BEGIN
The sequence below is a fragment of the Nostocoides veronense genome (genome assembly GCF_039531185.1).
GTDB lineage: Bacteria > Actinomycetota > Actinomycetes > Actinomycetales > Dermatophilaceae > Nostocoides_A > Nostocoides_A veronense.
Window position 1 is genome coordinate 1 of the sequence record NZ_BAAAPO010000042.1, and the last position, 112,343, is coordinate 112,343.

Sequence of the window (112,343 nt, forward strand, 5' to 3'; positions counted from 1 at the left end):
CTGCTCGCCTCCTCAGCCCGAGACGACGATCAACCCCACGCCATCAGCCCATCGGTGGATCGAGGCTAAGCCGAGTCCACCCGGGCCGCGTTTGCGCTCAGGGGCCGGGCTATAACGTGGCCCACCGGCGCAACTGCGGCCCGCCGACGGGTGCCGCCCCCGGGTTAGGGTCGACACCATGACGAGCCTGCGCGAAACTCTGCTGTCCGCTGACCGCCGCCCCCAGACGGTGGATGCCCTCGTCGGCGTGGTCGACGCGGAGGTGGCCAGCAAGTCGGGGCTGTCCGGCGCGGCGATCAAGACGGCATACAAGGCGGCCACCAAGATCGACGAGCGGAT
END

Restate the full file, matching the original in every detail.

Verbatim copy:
The sequence below is a fragment of the Nostocoides veronense genome (genome assembly GCF_039531185.1).
GTDB lineage: Bacteria > Actinomycetota > Actinomycetes > Actinomycetales > Dermatophilaceae > Nostocoides_A > Nostocoides_A veronense.
Window position 1 is genome coordinate 1 of the sequence record NZ_BAAAPO010000042.1, and the last position, 112,343, is coordinate 112,343.

Sequence of the window (112,343 nt, forward strand, 5' to 3'; positions counted from 1 at the left end):
CTGCTCGCCTCCTCAGCCCGAGACGACGATCAACCCCACGCCATCAGCCCATCGGTGGATCGAGGCTAAGCCGAGTCCACCCGGGCCGCGTTTGCGCTCAGGGGCCGGGCTATAACGTGGCCCACCGGCGCAACTGCGGCCCGCCGACGGGTGCCGCCCCCGGGTTAGGGTCGACACCATGACGAGCCTGCGCGAAACTCTGCTGTCCGCTGACCGCCGCCCCCAGACGGTGGATGCCCTCGTCGGCGTGGTCGACGCGGAGGTGGCCAGCAAGTCGGGGCTGTCCGGCGCGGCGATCAAGACGGCATACAAGGCGGCCACCAAGATCGACGAGCGGAT